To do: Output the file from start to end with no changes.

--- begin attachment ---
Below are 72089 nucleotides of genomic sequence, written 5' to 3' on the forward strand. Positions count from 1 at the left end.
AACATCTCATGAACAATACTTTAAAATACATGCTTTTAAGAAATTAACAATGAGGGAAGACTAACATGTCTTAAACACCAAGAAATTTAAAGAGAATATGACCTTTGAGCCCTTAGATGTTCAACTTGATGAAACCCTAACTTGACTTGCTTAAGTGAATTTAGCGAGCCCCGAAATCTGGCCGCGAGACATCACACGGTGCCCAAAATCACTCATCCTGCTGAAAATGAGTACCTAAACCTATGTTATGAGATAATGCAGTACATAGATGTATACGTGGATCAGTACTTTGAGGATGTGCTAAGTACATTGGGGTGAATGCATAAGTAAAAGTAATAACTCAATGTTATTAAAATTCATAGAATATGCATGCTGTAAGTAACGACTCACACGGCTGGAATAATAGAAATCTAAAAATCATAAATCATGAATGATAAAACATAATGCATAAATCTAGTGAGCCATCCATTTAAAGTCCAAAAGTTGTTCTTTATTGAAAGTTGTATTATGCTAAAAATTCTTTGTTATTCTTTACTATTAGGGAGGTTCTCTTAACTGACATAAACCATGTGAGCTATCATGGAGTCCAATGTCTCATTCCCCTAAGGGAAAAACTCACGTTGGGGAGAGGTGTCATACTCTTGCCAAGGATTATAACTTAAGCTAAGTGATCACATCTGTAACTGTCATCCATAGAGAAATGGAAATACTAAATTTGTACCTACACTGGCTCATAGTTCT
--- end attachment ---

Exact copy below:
Below are 72089 nucleotides of genomic sequence, written 5' to 3' on the forward strand. Positions count from 1 at the left end.
AACATCTCATGAACAATACTTTAAAATACATGCTTTTAAGAAATTAACAATGAGGGAAGACTAACATGTCTTAAACACCAAGAAATTTAAAGAGAATATGACCTTTGAGCCCTTAGATGTTCAACTTGATGAAACCCTAACTTGACTTGCTTAAGTGAATTTAGCGAGCCCCGAAATCTGGCCGCGAGACATCACACGGTGCCCAAAATCACTCATCCTGCTGAAAATGAGTACCTAAACCTATGTTATGAGATAATGCAGTACATAGATGTATACGTGGATCAGTACTTTGAGGATGTGCTAAGTACATTGGGGTGAATGCATAAGTAAAAGTAATAACTCAATGTTATTAAAATTCATAGAATATGCATGCTGTAAGTAACGACTCACACGGCTGGAATAATAGAAATCTAAAAATCATAAATCATGAATGATAAAACATAATGCATAAATCTAGTGAGCCATCCATTTAAAGTCCAAAAGTTGTTCTTTATTGAAAGTTGTATTATGCTAAAAATTCTTTGTTATTCTTTACTATTAGGGAGGTTCTCTTAACTGACATAAACCATGTGAGCTATCATGGAGTCCAATGTCTCATTCCCCTAAGGGAAAAACTCACGTTGGGGAGAGGTGTCATACTCTTGCCAAGGATTATAACTTAAGCTAAGTGATCACATCTGTAACTGTCATCCATAGAGAAATGGAAATACTAAATTTGTACCTACACTGGCTCATAGTTCT